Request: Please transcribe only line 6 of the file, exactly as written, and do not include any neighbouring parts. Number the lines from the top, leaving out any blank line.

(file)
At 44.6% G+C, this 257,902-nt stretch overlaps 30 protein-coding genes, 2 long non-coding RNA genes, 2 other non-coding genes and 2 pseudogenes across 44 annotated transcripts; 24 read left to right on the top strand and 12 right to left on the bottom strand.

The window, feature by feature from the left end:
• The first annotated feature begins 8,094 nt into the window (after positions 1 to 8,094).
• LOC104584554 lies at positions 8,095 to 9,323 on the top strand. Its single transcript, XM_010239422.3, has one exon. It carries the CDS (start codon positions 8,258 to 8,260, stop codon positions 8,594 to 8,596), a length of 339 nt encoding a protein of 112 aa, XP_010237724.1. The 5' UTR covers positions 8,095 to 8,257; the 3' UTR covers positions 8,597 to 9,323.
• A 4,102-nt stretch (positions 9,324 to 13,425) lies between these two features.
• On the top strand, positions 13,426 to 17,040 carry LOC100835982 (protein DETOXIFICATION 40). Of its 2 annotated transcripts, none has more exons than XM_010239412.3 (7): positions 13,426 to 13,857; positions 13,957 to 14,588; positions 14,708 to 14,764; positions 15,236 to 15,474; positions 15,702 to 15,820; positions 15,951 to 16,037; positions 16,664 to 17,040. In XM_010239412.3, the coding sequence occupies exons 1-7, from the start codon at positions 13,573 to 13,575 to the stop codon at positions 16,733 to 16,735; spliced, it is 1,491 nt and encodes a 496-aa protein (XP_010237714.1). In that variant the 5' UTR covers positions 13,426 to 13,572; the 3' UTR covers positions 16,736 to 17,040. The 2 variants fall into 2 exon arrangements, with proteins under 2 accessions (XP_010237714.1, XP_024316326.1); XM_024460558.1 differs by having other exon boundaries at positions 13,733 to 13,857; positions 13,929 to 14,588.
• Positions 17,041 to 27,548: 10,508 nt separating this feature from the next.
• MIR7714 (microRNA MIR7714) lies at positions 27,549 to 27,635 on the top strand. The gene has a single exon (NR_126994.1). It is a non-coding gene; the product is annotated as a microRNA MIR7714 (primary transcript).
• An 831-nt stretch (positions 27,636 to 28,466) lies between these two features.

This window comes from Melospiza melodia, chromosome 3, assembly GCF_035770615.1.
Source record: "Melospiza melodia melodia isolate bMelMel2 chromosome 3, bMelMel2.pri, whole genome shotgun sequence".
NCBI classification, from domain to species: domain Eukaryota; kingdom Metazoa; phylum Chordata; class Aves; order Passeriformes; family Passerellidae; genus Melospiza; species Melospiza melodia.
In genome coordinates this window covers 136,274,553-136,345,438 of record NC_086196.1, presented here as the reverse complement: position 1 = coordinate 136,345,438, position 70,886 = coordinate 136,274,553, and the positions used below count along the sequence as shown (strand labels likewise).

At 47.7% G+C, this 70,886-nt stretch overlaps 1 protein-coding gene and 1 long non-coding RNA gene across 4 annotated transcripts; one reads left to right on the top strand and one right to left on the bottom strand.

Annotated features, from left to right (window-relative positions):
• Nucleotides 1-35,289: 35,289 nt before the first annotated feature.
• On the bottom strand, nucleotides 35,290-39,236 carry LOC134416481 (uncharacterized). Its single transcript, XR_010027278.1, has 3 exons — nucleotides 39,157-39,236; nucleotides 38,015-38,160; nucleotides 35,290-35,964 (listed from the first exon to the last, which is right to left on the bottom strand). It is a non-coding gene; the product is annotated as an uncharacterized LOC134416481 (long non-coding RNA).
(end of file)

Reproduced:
• On the top strand, positions 13,426 to 17,040 carry LOC100835982 (protein DETOXIFICATION 40). Of its 2 annotated transcripts, none has more exons than XM_010239412.3 (7): positions 13,426 to 13,857; positions 13,957 to 14,588; positions 14,708 to 14,764; positions 15,236 to 15,474; positions 15,702 to 15,820; positions 15,951 to 16,037; positions 16,664 to 17,040. In XM_010239412.3, the coding sequence occupies exons 1-7, from the start codon at positions 13,573 to 13,575 to the stop codon at positions 16,733 to 16,735; spliced, it is 1,491 nt and encodes a 496-aa protein (XP_010237714.1). In that variant the 5' UTR covers positions 13,426 to 13,572; the 3' UTR covers positions 16,736 to 17,040. The 2 variants fall into 2 exon arrangements, with proteins under 2 accessions (XP_010237714.1, XP_024316326.1); XM_024460558.1 differs by having other exon boundaries at positions 13,733 to 13,857; positions 13,929 to 14,588.